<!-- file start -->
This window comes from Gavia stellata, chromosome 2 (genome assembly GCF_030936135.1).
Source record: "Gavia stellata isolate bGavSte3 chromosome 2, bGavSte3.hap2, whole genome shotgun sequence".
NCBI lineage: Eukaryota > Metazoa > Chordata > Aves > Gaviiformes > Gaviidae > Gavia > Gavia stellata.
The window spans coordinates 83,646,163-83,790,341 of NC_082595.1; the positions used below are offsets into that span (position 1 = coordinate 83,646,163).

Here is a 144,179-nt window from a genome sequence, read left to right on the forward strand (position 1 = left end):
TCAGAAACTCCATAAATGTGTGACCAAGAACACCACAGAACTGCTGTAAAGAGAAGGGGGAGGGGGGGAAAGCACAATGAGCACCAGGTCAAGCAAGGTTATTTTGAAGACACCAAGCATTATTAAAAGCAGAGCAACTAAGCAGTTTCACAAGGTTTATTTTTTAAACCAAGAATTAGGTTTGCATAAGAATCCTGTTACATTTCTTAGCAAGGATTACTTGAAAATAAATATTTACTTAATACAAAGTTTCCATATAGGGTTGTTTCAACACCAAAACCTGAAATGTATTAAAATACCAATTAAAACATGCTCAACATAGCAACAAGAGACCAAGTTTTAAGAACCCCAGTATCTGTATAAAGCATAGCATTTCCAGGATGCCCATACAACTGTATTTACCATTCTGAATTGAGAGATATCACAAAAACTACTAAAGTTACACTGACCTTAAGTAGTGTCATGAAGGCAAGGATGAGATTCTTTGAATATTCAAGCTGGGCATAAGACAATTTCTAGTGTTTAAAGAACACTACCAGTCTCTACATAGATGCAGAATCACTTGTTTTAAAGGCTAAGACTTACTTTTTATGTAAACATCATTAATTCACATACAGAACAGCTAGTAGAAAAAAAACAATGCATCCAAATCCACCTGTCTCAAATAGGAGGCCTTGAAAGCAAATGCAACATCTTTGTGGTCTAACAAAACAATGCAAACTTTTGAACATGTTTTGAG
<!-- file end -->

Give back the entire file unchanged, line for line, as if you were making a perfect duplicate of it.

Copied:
This window comes from Gavia stellata, chromosome 2 (genome assembly GCF_030936135.1).
Source record: "Gavia stellata isolate bGavSte3 chromosome 2, bGavSte3.hap2, whole genome shotgun sequence".
NCBI lineage: Eukaryota > Metazoa > Chordata > Aves > Gaviiformes > Gaviidae > Gavia > Gavia stellata.
The window spans coordinates 83,646,163-83,790,341 of NC_082595.1; the positions used below are offsets into that span (position 1 = coordinate 83,646,163).

Here is a 144,179-nt window from a genome sequence, read left to right on the forward strand (position 1 = left end):
TCAGAAACTCCATAAATGTGTGACCAAGAACACCACAGAACTGCTGTAAAGAGAAGGGGGAGGGGGGGAAAGCACAATGAGCACCAGGTCAAGCAAGGTTATTTTGAAGACACCAAGCATTATTAAAAGCAGAGCAACTAAGCAGTTTCACAAGGTTTATTTTTTAAACCAAGAATTAGGTTTGCATAAGAATCCTGTTACATTTCTTAGCAAGGATTACTTGAAAATAAATATTTACTTAATACAAAGTTTCCATATAGGGTTGTTTCAACACCAAAACCTGAAATGTATTAAAATACCAATTAAAACATGCTCAACATAGCAACAAGAGACCAAGTTTTAAGAACCCCAGTATCTGTATAAAGCATAGCATTTCCAGGATGCCCATACAACTGTATTTACCATTCTGAATTGAGAGATATCACAAAAACTACTAAAGTTACACTGACCTTAAGTAGTGTCATGAAGGCAAGGATGAGATTCTTTGAATATTCAAGCTGGGCATAAGACAATTTCTAGTGTTTAAAGAACACTACCAGTCTCTACATAGATGCAGAATCACTTGTTTTAAAGGCTAAGACTTACTTTTTATGTAAACATCATTAATTCACATACAGAACAGCTAGTAGAAAAAAAACAATGCATCCAAATCCACCTGTCTCAAATAGGAGGCCTTGAAAGCAAATGCAACATCTTTGTGGTCTAACAAAACAATGCAAACTTTTGAACATGTTTTGAG